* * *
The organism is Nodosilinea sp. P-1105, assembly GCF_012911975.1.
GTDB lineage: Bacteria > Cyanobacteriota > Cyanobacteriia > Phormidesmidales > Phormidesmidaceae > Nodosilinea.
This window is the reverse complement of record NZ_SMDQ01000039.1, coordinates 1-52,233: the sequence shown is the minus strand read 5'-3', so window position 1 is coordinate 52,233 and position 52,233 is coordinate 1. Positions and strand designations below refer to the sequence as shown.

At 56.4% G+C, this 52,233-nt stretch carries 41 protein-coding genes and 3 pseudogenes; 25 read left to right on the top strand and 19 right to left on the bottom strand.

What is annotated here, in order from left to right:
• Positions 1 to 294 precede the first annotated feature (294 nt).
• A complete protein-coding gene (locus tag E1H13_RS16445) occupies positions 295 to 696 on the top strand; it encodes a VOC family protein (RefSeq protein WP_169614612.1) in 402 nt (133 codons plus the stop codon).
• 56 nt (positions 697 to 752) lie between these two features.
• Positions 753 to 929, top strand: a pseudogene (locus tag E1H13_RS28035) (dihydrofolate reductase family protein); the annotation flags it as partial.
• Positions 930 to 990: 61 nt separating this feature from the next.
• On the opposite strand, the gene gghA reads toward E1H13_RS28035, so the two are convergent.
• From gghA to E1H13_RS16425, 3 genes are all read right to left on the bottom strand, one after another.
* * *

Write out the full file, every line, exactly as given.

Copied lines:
The organism is Nodosilinea sp. P-1105, assembly GCF_012911975.1.
GTDB lineage: Bacteria > Cyanobacteriota > Cyanobacteriia > Phormidesmidales > Phormidesmidaceae > Nodosilinea.
This window is the reverse complement of record NZ_SMDQ01000039.1, coordinates 1-52,233: the sequence shown is the minus strand read 5'-3', so window position 1 is coordinate 52,233 and position 52,233 is coordinate 1. Positions and strand designations below refer to the sequence as shown.

At 56.4% G+C, this 52,233-nt stretch carries 41 protein-coding genes and 3 pseudogenes; 25 read left to right on the top strand and 19 right to left on the bottom strand.

What is annotated here, in order from left to right:
• Positions 1 to 294 precede the first annotated feature (294 nt).
• A complete protein-coding gene (locus tag E1H13_RS16445) occupies positions 295 to 696 on the top strand; it encodes a VOC family protein (RefSeq protein WP_169614612.1) in 402 nt (133 codons plus the stop codon).
• 56 nt (positions 697 to 752) lie between these two features.
• Positions 753 to 929, top strand: a pseudogene (locus tag E1H13_RS28035) (dihydrofolate reductase family protein); the annotation flags it as partial.
• Positions 930 to 990: 61 nt separating this feature from the next.
• On the opposite strand, the gene gghA reads toward E1H13_RS28035, so the two are convergent.
• From gghA to E1H13_RS16425, 3 genes are all read right to left on the bottom strand, one after another.